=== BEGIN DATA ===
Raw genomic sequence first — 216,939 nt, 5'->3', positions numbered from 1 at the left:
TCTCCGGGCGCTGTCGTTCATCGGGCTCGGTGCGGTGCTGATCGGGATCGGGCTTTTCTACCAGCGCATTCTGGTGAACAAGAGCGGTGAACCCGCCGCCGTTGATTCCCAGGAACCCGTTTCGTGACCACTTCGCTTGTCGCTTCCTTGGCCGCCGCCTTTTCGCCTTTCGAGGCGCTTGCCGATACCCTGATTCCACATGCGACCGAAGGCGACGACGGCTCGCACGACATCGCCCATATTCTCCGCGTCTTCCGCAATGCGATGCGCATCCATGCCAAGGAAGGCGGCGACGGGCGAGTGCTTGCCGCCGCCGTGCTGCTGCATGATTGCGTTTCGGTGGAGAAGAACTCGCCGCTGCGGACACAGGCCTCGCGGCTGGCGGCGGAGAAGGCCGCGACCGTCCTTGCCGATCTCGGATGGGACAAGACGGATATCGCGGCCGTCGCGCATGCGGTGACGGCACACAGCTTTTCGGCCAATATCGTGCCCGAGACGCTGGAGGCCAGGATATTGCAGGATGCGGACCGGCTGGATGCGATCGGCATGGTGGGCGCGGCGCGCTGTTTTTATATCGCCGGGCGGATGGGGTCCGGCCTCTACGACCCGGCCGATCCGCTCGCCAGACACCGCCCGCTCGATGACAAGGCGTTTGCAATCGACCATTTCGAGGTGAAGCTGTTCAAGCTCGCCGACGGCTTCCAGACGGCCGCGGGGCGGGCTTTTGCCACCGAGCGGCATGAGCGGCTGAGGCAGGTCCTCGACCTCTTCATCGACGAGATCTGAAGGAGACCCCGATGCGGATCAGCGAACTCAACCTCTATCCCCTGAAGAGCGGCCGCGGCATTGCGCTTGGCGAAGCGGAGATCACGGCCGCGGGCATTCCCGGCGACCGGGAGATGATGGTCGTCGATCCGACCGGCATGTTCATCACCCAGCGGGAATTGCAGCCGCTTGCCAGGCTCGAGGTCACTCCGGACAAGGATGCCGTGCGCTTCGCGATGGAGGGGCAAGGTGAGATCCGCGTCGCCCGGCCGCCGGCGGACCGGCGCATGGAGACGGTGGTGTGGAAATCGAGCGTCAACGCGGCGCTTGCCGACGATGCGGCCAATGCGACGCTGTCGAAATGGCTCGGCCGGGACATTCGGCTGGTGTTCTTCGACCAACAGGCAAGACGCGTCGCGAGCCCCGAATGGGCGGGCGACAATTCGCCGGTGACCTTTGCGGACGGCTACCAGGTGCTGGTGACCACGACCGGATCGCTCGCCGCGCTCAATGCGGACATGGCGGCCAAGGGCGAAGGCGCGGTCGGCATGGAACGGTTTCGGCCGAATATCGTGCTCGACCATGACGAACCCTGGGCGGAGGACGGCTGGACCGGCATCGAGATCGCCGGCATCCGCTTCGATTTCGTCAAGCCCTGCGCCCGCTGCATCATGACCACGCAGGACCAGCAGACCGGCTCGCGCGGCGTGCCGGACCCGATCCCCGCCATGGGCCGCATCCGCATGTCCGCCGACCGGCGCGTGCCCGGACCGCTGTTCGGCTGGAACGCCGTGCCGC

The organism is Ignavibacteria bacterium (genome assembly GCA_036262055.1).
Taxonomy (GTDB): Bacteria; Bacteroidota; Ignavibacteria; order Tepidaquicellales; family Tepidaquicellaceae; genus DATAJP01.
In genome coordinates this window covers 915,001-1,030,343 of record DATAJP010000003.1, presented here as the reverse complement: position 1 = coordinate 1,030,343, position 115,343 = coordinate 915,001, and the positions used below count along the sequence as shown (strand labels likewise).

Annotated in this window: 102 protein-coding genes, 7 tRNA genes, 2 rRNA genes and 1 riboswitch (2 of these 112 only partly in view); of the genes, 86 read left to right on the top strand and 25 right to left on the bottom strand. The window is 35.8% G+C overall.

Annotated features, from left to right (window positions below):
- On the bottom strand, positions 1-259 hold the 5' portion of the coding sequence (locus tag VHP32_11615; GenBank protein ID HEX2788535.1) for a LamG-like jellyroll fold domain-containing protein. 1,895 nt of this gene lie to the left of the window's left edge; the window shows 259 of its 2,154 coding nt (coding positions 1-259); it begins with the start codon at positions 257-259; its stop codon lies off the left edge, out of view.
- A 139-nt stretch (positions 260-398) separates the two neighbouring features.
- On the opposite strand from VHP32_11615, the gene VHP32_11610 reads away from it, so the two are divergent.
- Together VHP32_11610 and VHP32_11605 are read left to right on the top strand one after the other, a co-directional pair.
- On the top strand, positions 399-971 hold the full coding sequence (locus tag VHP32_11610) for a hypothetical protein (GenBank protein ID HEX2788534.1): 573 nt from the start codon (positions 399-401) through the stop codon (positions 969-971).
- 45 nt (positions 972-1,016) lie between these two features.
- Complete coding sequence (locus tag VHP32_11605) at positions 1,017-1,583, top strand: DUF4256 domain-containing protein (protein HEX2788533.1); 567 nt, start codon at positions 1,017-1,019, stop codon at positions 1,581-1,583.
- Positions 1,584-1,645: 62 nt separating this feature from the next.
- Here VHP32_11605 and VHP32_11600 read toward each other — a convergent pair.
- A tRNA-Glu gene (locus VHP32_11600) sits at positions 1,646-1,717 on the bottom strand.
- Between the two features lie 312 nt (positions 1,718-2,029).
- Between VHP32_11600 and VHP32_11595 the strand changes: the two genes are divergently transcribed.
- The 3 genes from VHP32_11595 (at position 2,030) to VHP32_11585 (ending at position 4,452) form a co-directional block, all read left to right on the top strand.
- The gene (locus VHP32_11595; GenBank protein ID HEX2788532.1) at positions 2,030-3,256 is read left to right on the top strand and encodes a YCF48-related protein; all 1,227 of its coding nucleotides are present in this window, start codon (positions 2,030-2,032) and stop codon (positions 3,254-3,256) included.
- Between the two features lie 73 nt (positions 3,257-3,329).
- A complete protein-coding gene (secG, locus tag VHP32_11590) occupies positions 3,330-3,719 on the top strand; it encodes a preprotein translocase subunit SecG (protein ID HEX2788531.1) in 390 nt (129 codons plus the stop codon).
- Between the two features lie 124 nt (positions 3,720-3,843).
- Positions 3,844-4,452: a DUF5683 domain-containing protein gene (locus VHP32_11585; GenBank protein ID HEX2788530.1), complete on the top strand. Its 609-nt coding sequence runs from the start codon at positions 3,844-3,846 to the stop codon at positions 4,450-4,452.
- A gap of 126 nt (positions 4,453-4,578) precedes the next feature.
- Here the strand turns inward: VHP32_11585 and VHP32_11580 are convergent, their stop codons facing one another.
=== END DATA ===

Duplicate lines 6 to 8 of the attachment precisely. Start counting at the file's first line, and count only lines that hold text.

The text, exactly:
Annotated in this window: 102 protein-coding genes, 7 tRNA genes, 2 rRNA genes and 1 riboswitch (2 of these 112 only partly in view); of the genes, 86 read left to right on the top strand and 25 right to left on the bottom strand. The window is 35.8% G+C overall.

Annotated features, from left to right (window positions below):
- On the bottom strand, positions 1-259 hold the 5' portion of the coding sequence (locus tag VHP32_11615; GenBank protein ID HEX2788535.1) for a LamG-like jellyroll fold domain-containing protein. 1,895 nt of this gene lie to the left of the window's left edge; the window shows 259 of its 2,154 coding nt (coding positions 1-259); it begins with the start codon at positions 257-259; its stop codon lies off the left edge, out of view.